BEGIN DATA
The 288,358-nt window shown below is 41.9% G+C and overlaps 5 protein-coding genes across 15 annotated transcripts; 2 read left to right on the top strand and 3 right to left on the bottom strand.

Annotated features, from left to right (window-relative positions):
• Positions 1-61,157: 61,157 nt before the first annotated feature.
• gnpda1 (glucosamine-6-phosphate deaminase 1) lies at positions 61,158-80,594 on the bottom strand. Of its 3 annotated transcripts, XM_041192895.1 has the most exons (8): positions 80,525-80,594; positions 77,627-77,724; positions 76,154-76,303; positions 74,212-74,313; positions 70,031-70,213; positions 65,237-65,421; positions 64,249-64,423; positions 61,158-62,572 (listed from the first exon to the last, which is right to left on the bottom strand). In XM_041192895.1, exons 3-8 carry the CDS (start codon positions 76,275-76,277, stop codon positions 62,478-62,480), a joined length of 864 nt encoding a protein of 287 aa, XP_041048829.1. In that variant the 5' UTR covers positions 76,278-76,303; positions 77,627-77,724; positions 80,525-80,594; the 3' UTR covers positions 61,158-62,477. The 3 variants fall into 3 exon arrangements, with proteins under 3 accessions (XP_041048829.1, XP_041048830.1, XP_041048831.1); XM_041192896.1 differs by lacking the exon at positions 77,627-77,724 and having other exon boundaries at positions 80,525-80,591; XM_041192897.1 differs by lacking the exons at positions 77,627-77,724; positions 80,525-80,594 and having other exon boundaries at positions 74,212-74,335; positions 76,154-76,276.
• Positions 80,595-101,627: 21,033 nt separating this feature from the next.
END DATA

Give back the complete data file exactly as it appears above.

The 288,358-nt window shown below is 41.9% G+C and overlaps 5 protein-coding genes across 15 annotated transcripts; 2 read left to right on the top strand and 3 right to left on the bottom strand.

Annotated features, from left to right (window-relative positions):
• Positions 1-61,157: 61,157 nt before the first annotated feature.
• gnpda1 (glucosamine-6-phosphate deaminase 1) lies at positions 61,158-80,594 on the bottom strand. Of its 3 annotated transcripts, XM_041192895.1 has the most exons (8): positions 80,525-80,594; positions 77,627-77,724; positions 76,154-76,303; positions 74,212-74,313; positions 70,031-70,213; positions 65,237-65,421; positions 64,249-64,423; positions 61,158-62,572 (listed from the first exon to the last, which is right to left on the bottom strand). In XM_041192895.1, exons 3-8 carry the CDS (start codon positions 76,275-76,277, stop codon positions 62,478-62,480), a joined length of 864 nt encoding a protein of 287 aa, XP_041048829.1. In that variant the 5' UTR covers positions 76,278-76,303; positions 77,627-77,724; positions 80,525-80,594; the 3' UTR covers positions 61,158-62,477. The 3 variants fall into 3 exon arrangements, with proteins under 3 accessions (XP_041048829.1, XP_041048830.1, XP_041048831.1); XM_041192896.1 differs by lacking the exon at positions 77,627-77,724 and having other exon boundaries at positions 80,525-80,591; XM_041192897.1 differs by lacking the exons at positions 77,627-77,724; positions 80,525-80,594 and having other exon boundaries at positions 74,212-74,335; positions 76,154-76,276.
• Positions 80,595-101,627: 21,033 nt separating this feature from the next.